Clayman provided the Caplins with some additional details of Victoria (Viki) Adler's fate. After Jeno had been taken away for forced labor in the Hungarian army, Piroska moved back to Nyirmada with her daughter Viki and son Gyurika to be with her extended family. When rumors began to swirl about an imminent German invasion, Piroska travelled to relatives in Budapest to see if they could move there. During her few short days away, the entire town of Nyirmada, including Viki, Gyurika and the rest of her family, was rounded up into the town’s synagogue and transported to Auschwitz. Gyurika did not survive the journey; Viki was sent immediately to Birkenau, where she was murdered.
After the war, Jeno and Piroska found each other, and moved to Budapest, where Erika, Zsuzsi and Gabor were born. With the onset of the Hungarian Revolution in 1956, the family fled by boat to America. After many hardships and struggles, Jeno finally realized his dream of opening a kosher butchery. Erika and Piroska went to Israel a number of times to see if they could find out any more details about Viki, but unfortunately their searches remained fruitless. Of course, Erika never knew her older siblings, but her mother had kept some photos of them, which Clayman mailed to the Caplins in London, along with details of the fate of other family members.
The Caplins were so stirred by Clayman's account, that this summer they decided to go on a "roots journey" to Hungary, in honor of Viki Adler's short life. They visited the Budapest synagogue where Clayman and her family worshipped, and traveled almost four hours to Nyirmada and another village called Kisvarda near the Romanian border, where Adler's relatives had lived.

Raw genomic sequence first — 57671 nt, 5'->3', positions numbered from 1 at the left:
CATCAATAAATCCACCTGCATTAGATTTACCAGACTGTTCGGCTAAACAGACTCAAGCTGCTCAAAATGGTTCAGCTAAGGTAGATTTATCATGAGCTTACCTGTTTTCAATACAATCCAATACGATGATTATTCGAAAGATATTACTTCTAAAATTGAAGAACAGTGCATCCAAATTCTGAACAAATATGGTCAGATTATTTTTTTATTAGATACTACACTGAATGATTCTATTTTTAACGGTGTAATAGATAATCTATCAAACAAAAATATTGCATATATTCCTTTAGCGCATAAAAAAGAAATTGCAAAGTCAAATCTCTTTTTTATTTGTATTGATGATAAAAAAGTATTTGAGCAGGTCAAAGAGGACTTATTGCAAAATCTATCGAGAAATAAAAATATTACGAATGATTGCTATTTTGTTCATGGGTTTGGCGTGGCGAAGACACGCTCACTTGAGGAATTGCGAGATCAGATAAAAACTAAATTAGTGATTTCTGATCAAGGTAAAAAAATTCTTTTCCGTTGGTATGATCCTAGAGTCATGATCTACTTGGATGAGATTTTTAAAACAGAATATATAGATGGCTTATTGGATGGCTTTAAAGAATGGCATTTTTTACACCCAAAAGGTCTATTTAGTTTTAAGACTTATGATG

"Visiting those places made me so sad," remembers Victoria Caplin. "First because of what happened there during the war, and also at the loss of the local Jewish culture – it felt 'sanitized.' The locals were unfriendly, and I wondered if they even know what had happened there during the war. My father recited kaddish at the Jewish cemeteries in Kisvarda and Nyirmada. More strengthening, however, was when we came to the site of the old synagogue in Nyirmada, which is now a civic center. There was a plaque recognizing the site of the synagogue, where Dad said not only kaddish but also a memorial prayer for the victims of the Holocaust. It was both poignant and uplifting: The Nazis wanted to destroy the Jewish people and culture, and here we were, celebrating our Jewish lives and remembering Victoria Adler and her family.
"I am so grateful to my parents for allowing me to take part in the amazing Yad Vashem Twinning Program. To have shined a light on Viki and her brother Gyurika, and bring their memory back has been incredibly moving for me and I hope it has somehow given Erika and her family comfort that her siblings are not forgotten. The twinning of my Bat Mitzvah to Viki AdIer has been an incredible journey as well as a privilege, and underlines how important it is to remember not only the history of the Holocaust, but also those individual and family stories that tragically make up that history."
For more information about Yad Vashem's Bar/Bat Mitzvah twinning program, please contact: firstname.lastname@example.org.